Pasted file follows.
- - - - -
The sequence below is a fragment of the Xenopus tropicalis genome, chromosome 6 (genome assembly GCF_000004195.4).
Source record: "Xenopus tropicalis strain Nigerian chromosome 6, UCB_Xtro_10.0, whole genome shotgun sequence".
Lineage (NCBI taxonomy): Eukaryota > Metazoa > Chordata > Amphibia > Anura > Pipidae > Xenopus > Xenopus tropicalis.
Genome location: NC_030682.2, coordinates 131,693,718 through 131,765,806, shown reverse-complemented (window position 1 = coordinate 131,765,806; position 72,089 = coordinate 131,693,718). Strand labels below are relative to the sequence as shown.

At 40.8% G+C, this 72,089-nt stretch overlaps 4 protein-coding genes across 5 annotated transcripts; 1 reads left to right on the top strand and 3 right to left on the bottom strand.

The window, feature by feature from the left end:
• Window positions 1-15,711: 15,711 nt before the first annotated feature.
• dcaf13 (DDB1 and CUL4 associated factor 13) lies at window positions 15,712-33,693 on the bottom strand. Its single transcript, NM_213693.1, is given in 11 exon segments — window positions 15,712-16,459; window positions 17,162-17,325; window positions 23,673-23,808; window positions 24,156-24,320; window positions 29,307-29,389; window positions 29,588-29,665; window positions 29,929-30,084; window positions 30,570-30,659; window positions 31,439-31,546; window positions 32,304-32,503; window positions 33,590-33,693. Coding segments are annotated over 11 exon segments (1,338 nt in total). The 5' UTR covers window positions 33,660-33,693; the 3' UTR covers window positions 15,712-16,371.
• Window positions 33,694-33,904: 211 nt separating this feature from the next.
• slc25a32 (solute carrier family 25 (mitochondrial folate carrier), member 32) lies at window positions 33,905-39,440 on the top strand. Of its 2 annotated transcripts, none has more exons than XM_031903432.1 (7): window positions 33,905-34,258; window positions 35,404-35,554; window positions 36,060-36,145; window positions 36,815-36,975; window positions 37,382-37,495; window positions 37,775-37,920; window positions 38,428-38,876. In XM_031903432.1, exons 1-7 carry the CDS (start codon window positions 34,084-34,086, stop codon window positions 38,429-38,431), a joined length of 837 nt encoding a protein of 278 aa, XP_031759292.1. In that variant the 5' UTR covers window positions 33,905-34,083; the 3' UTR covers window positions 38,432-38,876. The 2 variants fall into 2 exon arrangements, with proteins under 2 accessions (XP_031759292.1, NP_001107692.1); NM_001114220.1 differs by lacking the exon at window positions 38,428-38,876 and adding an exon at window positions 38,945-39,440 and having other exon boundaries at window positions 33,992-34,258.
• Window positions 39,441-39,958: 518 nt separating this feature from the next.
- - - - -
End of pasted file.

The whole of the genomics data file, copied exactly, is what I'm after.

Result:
The sequence below is a fragment of the Xenopus tropicalis genome, chromosome 6 (genome assembly GCF_000004195.4).
Source record: "Xenopus tropicalis strain Nigerian chromosome 6, UCB_Xtro_10.0, whole genome shotgun sequence".
Lineage (NCBI taxonomy): Eukaryota > Metazoa > Chordata > Amphibia > Anura > Pipidae > Xenopus > Xenopus tropicalis.
Genome location: NC_030682.2, coordinates 131,693,718 through 131,765,806, shown reverse-complemented (window position 1 = coordinate 131,765,806; position 72,089 = coordinate 131,693,718). Strand labels below are relative to the sequence as shown.

At 40.8% G+C, this 72,089-nt stretch overlaps 4 protein-coding genes across 5 annotated transcripts; 1 reads left to right on the top strand and 3 right to left on the bottom strand.

The window, feature by feature from the left end:
• Window positions 1-15,711: 15,711 nt before the first annotated feature.
• dcaf13 (DDB1 and CUL4 associated factor 13) lies at window positions 15,712-33,693 on the bottom strand. Its single transcript, NM_213693.1, is given in 11 exon segments — window positions 15,712-16,459; window positions 17,162-17,325; window positions 23,673-23,808; window positions 24,156-24,320; window positions 29,307-29,389; window positions 29,588-29,665; window positions 29,929-30,084; window positions 30,570-30,659; window positions 31,439-31,546; window positions 32,304-32,503; window positions 33,590-33,693. Coding segments are annotated over 11 exon segments (1,338 nt in total). The 5' UTR covers window positions 33,660-33,693; the 3' UTR covers window positions 15,712-16,371.
• Window positions 33,694-33,904: 211 nt separating this feature from the next.
• slc25a32 (solute carrier family 25 (mitochondrial folate carrier), member 32) lies at window positions 33,905-39,440 on the top strand. Of its 2 annotated transcripts, none has more exons than XM_031903432.1 (7): window positions 33,905-34,258; window positions 35,404-35,554; window positions 36,060-36,145; window positions 36,815-36,975; window positions 37,382-37,495; window positions 37,775-37,920; window positions 38,428-38,876. In XM_031903432.1, exons 1-7 carry the CDS (start codon window positions 34,084-34,086, stop codon window positions 38,429-38,431), a joined length of 837 nt encoding a protein of 278 aa, XP_031759292.1. In that variant the 5' UTR covers window positions 33,905-34,083; the 3' UTR covers window positions 38,432-38,876. The 2 variants fall into 2 exon arrangements, with proteins under 2 accessions (XP_031759292.1, NP_001107692.1); NM_001114220.1 differs by lacking the exon at window positions 38,428-38,876 and adding an exon at window positions 38,945-39,440 and having other exon boundaries at window positions 33,992-34,258.
• Window positions 39,441-39,958: 518 nt separating this feature from the next.